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Phase Transfer Catalysis in Organic Synthesis

  • William P. Weber
  • George W. Gokel

Part of the Reactivity and Structure: Concepts in Organic Chemistry book series (REACTIVITY, volume 4)

Table of contents

  1. Front Matter
    Pages I-XV
  2. William P. Weber, George W. Gokel
    Pages 1-17
  3. William P. Weber, George W. Gokel
    Pages 18-43
  4. William P. Weber, George W. Gokel
    Pages 44-57
  5. William P. Weber, George W. Gokel
    Pages 58-72
  6. William P. Weber, George W. Gokel
    Pages 73-84
  7. William P. Weber, George W. Gokel
    Pages 85-95
  8. William P. Weber, George W. Gokel
    Pages 96-108
  9. William P. Weber, George W. Gokel
    Pages 109-116
  10. William P. Weber, George W. Gokel
    Pages 117-135
  11. William P. Weber, George W. Gokel
    Pages 136-205
  12. William P. Weber, George W. Gokel
    Pages 206-214
  13. William P. Weber, George W. Gokel
    Pages 215-220
  14. William P. Weber, George W. Gokel
    Pages 221-233
  15. William P. Weber, George W. Gokel
    Pages 234-241
  16. William P. Weber, George W. Gokel
    Pages 242-251
  17. William P. Weber, George W. Gokel
    Pages 252-266
  18. Back Matter
    Pages 267-280

About this book

Introduction

The field of phase transfer catalysis is a tribute to the chemists involved in process development research. Phase transfer catalysis is a solution to numerous cost and yield problems encountered regularly in industrial laboratories. In fact, much of the early work in this area was conducted by industrial chemists although the work was not labelled phase transfer catalysis at the time. We certainly do not intend to minimize the contributions of academic chemists to this field, but it is an unalterable fact that much of the early understanding and many of the early advances came from industrial laboratories. A special tribute is due to Dr. Charles Starks of the Continental Oil Company. By the mid sixties, Starks had formulated the principles of phase transfer catalysis and had applied for patents on many reactions that others were later to examine in somewhat greater detail. His mechanistic model of phase transfer catalysis still stands up well today and is a model for much of the thinking in this area. It is fitting that Starks suggested the name "phase transfer catalysis" by which the whole field is now known. We wish to thank a number of people who have aided us in many ways in the preparation of this volume. We very much appreciate the helpful discussions and insights provided by Drs. Henry Stevens and Andrew Kaman of PPG Industries in Barberton, Ohio. We also thank Dr. L. A.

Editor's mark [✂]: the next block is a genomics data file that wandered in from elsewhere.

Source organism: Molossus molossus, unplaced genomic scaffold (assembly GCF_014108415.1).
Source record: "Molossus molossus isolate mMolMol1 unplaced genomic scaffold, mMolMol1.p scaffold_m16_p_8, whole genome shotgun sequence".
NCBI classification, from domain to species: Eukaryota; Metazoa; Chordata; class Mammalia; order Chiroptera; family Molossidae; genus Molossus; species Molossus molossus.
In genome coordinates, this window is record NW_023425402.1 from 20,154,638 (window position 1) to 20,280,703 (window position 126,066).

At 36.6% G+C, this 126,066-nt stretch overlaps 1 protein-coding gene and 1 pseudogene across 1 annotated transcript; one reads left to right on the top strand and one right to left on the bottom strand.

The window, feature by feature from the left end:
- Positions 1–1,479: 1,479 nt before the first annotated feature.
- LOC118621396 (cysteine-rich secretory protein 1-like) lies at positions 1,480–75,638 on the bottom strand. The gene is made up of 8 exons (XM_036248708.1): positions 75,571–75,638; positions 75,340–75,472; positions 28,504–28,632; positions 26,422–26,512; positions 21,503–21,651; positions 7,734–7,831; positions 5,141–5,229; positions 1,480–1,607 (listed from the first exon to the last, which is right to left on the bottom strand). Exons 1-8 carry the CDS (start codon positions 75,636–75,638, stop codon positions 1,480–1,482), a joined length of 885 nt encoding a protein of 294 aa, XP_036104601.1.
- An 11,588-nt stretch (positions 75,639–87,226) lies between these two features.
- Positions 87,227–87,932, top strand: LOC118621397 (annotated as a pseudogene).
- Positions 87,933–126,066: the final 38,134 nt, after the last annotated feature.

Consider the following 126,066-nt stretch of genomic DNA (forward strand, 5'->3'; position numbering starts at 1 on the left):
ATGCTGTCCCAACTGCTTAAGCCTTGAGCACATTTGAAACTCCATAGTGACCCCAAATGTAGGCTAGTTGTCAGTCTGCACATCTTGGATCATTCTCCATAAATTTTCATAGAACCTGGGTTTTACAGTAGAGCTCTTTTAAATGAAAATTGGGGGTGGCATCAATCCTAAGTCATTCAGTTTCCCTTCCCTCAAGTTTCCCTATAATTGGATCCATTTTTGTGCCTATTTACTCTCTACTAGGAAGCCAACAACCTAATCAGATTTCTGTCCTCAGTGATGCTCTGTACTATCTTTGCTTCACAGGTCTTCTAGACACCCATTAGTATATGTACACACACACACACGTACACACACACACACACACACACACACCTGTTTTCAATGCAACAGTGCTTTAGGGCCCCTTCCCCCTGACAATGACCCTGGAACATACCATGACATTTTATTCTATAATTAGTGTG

Keywords

Alkene Amine Ether Phenol Weber aromatic carbon catalysis nucleophile organic synthesis oxygen polymer rearrangement synthesis

Authors and affiliations

  • William P. Weber
    • 1
  • George W. Gokel
    • 2
  1. 1.Department of ChemistryUniversity of Southern CaliforniaUniversity Park, Los AngelesUSA
  2. 2.Department of Chemistry152 Davey Laboratory, The Pennsylvania State UniversityUniversity ParkUSA

Bibliographic information

  • DOI https://doi.org/10.1007/978-3-642-46357-0
  • Copyright Information Springer-Verlag Berlin Heidelberg 1977
  • Publisher Name Springer, Berlin, Heidelberg
  • eBook Packages Springer Book Archive
  • Print ISBN 978-3-642-46359-4
  • Online ISBN 978-3-642-46357-0
  • Series Print ISSN 0341-2377
  • Buy this book on publisher's site